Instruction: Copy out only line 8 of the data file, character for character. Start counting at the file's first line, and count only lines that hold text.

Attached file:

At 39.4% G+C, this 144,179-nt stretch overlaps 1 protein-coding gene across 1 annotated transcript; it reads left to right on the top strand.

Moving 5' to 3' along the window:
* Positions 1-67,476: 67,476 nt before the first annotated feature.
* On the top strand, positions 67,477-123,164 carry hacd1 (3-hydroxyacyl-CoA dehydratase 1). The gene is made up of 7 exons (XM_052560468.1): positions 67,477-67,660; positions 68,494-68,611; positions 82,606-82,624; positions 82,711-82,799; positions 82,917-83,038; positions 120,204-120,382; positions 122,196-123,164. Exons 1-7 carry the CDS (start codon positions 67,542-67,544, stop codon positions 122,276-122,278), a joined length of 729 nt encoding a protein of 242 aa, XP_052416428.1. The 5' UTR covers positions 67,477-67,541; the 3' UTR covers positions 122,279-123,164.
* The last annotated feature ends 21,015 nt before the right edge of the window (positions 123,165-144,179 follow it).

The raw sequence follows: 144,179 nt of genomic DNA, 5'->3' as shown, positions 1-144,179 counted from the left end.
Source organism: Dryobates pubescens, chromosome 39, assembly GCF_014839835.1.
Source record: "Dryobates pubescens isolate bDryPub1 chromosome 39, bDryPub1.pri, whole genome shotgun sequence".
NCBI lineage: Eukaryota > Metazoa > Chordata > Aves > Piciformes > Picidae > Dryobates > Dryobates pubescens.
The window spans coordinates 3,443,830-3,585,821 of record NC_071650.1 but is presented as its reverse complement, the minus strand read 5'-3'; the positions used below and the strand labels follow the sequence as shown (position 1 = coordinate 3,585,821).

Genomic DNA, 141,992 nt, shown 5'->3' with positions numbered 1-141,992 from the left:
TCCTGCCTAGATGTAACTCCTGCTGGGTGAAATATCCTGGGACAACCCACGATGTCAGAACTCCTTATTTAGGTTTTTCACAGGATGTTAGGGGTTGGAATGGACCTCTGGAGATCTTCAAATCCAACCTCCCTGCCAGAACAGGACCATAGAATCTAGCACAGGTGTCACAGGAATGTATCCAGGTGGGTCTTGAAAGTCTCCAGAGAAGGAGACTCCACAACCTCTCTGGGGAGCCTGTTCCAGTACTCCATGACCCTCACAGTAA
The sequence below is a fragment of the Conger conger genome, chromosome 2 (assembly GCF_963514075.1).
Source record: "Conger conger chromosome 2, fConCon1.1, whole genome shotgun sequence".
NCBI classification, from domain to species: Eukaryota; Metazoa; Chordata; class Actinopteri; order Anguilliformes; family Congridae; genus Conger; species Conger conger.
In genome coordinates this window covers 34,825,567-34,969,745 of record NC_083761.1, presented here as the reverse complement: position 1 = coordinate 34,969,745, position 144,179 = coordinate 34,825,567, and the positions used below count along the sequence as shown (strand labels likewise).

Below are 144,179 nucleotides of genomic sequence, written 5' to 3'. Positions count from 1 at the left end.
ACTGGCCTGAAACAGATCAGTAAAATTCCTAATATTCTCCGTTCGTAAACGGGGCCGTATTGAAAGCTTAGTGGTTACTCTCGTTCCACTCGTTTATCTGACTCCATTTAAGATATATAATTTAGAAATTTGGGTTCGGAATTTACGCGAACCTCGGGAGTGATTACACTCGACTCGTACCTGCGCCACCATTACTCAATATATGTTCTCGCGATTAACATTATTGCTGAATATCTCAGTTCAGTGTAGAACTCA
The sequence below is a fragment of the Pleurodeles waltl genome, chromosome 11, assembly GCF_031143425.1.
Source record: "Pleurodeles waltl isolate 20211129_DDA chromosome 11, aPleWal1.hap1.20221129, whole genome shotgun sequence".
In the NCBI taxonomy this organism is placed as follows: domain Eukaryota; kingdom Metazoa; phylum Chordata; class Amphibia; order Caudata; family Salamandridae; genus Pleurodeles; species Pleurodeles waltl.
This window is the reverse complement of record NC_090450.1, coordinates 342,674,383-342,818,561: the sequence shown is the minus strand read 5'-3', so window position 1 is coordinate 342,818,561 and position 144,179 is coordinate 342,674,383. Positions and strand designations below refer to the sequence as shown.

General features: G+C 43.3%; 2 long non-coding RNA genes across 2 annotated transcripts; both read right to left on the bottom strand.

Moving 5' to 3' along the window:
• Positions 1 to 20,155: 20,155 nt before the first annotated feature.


Source record: "Dryobates pubescens isolate bDryPub1 chromosome 39, bDryPub1.pri, whole genome shotgun sequence".